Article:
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Focus on Transgender Hate Crime - Cathy's story

Cathy was a victim of gender hate crime, she was attacked in her local pub because she was about to transition to living full time as a woman. Everyone in the pub knew about her future changes. A few people were bigoted but a lot leapt to her defence.

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Cathy has shared her story with us:

Inside I have the heart of a simple and soft woman, but I am a woman who was born with a physical deformity. I have lived my whole life pretending to be a man to avoid destroying loved ones close to me. I hated it; I really didn’t understand it and I felt dirty and out of place throughout my life. So my biggest success in my whole life has been to lie and manipulate everyone round me so they only see a man.

For the most part of my life I have lived being mentally paralysed, but I am too stubborn to give up on life. Of course there has been some good stuff but it felt like I was looking through a fog at a life and a world that I didn’t have a full membership of. It was hard to appreciate that I had anything to do with any of the good stuff happening round me or any right to believe I could deserve any of it.

I transitioned last October and the feeling of being right and belonging was immense and complete and to my surprise it was instant. That doesn’t mean a problem free, soft and fluffy life, it just means I have had the privilege of facing life living as the real female me. it isnt better beign female or being male, it is a simple wonder to live as one's self.

It isn’t better being male or being female, it is a simple wonder to live as oneself.

This is a luxury that most take for granted and don’t feel the need to appreciate how massively debilitating and claustrophobic it has been for the whole of my 62 years in this life. It isn’t a novelty for me it is just real and wonderful and that will never go away.

When I chat to people, some say I must be proud and I must have amazing courage. Neither of which is true. Of course I thank them for their kind words, but I don't have courage, I am as weak as a kitten. I am certainly not proud of being Transgender, people do not have to be proud of their gender, it is just who they are.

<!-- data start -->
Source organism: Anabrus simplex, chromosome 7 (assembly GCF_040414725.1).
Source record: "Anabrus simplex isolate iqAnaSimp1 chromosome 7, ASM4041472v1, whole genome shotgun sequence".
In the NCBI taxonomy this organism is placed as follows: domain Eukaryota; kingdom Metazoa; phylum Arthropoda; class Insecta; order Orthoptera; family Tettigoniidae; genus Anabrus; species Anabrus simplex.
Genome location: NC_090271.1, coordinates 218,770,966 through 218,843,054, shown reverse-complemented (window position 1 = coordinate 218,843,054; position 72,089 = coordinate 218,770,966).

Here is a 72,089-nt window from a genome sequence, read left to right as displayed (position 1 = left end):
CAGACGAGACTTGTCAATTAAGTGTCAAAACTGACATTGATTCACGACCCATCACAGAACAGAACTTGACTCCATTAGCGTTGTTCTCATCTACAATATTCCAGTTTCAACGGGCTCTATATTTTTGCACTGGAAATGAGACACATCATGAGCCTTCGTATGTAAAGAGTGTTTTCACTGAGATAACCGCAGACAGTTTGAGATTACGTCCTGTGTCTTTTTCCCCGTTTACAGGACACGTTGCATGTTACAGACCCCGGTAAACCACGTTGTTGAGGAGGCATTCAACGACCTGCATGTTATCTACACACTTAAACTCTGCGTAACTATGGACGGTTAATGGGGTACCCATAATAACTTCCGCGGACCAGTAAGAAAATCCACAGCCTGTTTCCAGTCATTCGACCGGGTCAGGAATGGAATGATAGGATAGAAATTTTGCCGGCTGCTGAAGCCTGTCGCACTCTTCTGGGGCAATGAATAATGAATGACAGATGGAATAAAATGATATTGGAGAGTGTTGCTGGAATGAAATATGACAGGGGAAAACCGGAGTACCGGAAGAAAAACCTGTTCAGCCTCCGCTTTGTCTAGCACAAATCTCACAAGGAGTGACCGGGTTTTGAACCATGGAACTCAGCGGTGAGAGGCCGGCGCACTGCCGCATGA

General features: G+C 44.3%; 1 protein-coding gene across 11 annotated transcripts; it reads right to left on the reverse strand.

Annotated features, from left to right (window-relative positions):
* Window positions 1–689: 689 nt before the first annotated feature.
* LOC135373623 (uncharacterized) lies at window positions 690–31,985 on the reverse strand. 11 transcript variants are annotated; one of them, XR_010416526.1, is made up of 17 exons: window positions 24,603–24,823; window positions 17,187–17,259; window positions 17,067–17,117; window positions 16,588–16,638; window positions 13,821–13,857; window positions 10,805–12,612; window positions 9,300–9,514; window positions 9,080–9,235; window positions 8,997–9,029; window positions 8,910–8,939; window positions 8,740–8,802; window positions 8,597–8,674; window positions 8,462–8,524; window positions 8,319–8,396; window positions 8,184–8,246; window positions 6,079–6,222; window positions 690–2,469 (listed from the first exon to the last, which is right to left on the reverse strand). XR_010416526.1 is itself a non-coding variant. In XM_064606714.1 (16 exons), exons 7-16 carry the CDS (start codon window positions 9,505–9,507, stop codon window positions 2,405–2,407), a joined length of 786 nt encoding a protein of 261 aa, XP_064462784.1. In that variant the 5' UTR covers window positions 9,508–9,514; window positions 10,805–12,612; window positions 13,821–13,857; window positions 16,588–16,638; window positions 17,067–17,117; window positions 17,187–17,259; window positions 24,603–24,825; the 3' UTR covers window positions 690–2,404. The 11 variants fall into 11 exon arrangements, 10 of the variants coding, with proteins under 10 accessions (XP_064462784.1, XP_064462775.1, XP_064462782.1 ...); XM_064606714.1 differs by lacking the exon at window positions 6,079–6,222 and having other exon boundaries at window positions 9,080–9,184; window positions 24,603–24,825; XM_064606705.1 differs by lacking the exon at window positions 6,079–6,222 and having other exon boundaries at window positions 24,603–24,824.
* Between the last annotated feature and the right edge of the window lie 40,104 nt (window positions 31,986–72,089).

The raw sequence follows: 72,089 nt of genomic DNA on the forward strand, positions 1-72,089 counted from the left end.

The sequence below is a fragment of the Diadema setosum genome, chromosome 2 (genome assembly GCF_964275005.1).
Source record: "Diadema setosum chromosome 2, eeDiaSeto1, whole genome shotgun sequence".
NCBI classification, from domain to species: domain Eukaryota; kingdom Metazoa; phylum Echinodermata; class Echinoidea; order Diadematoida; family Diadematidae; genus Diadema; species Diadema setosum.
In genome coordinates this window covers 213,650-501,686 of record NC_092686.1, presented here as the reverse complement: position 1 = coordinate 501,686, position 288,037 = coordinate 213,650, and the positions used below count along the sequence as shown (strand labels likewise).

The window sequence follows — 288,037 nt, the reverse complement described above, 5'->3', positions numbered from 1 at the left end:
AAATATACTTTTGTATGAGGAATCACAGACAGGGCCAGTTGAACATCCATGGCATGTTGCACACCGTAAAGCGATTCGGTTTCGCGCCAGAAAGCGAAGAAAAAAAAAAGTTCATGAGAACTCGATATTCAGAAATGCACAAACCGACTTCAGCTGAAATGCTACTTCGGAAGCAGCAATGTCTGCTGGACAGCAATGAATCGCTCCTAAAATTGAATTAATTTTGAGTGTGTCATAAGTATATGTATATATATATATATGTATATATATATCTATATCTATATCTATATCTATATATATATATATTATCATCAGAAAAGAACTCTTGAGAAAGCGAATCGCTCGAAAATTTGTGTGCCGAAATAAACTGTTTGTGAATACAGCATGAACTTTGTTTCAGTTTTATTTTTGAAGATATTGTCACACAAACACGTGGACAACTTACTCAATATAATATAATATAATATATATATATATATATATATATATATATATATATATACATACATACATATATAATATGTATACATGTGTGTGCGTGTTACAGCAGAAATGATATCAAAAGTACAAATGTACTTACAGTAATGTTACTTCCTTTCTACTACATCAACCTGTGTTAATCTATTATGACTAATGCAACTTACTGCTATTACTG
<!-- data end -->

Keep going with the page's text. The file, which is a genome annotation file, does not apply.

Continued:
What would your message be to others who have been victims of hate crime?

Cathy bubble

I would encourage anyone who has suffered true, uncalled for and unwarranted bullying, to report the matter to the police. It is often the case that bullies are cowards and those who bully are probably hiding secrets of their own, but some will retaliate to punish the person who has had the audacity not to allow themselves to be bullied. I would encourage reporting but with care and making sure their protection is there.

In many cases it will send a message to the bully and those close to them that bullying will not be tolerated. It is easy for bullies to intimidate and hurt vulnerable people and just like other forms of this crime, the bully will always try to make the victim believe it is their fault in the first place.

We also need to consider that everyone has the right to disapprove of or dislike how we live, but they don't have the right to humiliate, ridicule or be violent. The law protects us to be able to live as we need or want to, but we don't have the right to be the aggressors and thrust it in the face of the bigots. That is also bullying.

I reported my incident because I have spent time in the forces and I will not be bullied. I did have to accept that reporting opened me to the risk of being further hurt. It worked out well and the bully was warned off, even though his family tried to encourage him to take no notice of the police.

I had a wonderfully understanding police woman. She didn't understand most of what being Transgender is all about but she did know how to listen and learn from someone in a diverse group.

She was not only able to listen but also able to interpret that information to understand and empathise. She is an asset to the modern day police force and should be used as an example of where everyone should aim for.